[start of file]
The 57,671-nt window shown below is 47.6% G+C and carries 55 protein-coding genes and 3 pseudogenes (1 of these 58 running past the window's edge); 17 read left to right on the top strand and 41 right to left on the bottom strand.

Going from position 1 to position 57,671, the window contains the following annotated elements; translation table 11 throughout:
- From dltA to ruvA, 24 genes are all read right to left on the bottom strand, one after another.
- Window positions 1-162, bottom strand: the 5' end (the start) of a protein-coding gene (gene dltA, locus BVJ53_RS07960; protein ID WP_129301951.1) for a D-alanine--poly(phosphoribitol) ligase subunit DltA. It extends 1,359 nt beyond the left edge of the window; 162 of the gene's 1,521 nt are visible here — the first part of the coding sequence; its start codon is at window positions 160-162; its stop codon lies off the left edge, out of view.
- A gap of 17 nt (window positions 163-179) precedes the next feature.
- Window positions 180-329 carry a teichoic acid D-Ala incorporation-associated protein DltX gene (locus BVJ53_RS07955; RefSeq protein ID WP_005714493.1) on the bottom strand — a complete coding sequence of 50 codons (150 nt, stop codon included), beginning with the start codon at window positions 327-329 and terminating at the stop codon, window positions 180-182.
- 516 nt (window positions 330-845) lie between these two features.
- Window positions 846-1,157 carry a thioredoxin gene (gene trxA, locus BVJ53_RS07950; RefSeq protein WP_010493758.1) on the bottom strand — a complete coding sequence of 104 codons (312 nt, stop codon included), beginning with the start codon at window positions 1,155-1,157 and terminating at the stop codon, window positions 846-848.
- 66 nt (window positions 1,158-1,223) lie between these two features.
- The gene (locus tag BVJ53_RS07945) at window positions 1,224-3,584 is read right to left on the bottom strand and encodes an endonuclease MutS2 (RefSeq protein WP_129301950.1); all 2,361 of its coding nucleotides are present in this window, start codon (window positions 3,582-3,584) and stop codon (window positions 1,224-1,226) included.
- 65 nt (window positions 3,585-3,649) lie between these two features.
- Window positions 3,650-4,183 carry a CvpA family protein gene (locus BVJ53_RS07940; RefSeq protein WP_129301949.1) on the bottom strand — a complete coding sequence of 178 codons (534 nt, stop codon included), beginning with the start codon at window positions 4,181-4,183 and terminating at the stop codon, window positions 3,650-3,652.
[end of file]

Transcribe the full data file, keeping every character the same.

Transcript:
The 57,671-nt window shown below is 47.6% G+C and carries 55 protein-coding genes and 3 pseudogenes (1 of these 58 running past the window's edge); 17 read left to right on the top strand and 41 right to left on the bottom strand.

Going from position 1 to position 57,671, the window contains the following annotated elements; translation table 11 throughout:
- From dltA to ruvA, 24 genes are all read right to left on the bottom strand, one after another.
- Window positions 1-162, bottom strand: the 5' end (the start) of a protein-coding gene (gene dltA, locus BVJ53_RS07960; protein ID WP_129301951.1) for a D-alanine--poly(phosphoribitol) ligase subunit DltA. It extends 1,359 nt beyond the left edge of the window; 162 of the gene's 1,521 nt are visible here — the first part of the coding sequence; its start codon is at window positions 160-162; its stop codon lies off the left edge, out of view.
- A gap of 17 nt (window positions 163-179) precedes the next feature.
- Window positions 180-329 carry a teichoic acid D-Ala incorporation-associated protein DltX gene (locus BVJ53_RS07955; RefSeq protein ID WP_005714493.1) on the bottom strand — a complete coding sequence of 50 codons (150 nt, stop codon included), beginning with the start codon at window positions 327-329 and terminating at the stop codon, window positions 180-182.
- 516 nt (window positions 330-845) lie between these two features.
- Window positions 846-1,157 carry a thioredoxin gene (gene trxA, locus BVJ53_RS07950; RefSeq protein WP_010493758.1) on the bottom strand — a complete coding sequence of 104 codons (312 nt, stop codon included), beginning with the start codon at window positions 1,155-1,157 and terminating at the stop codon, window positions 846-848.
- 66 nt (window positions 1,158-1,223) lie between these two features.
- The gene (locus tag BVJ53_RS07945) at window positions 1,224-3,584 is read right to left on the bottom strand and encodes an endonuclease MutS2 (RefSeq protein WP_129301950.1); all 2,361 of its coding nucleotides are present in this window, start codon (window positions 3,582-3,584) and stop codon (window positions 1,224-1,226) included.
- 65 nt (window positions 3,585-3,649) lie between these two features.
- Window positions 3,650-4,183 carry a CvpA family protein gene (locus BVJ53_RS07940; RefSeq protein WP_129301949.1) on the bottom strand — a complete coding sequence of 178 codons (534 nt, stop codon included), beginning with the start codon at window positions 4,181-4,183 and terminating at the stop codon, window positions 3,650-3,652.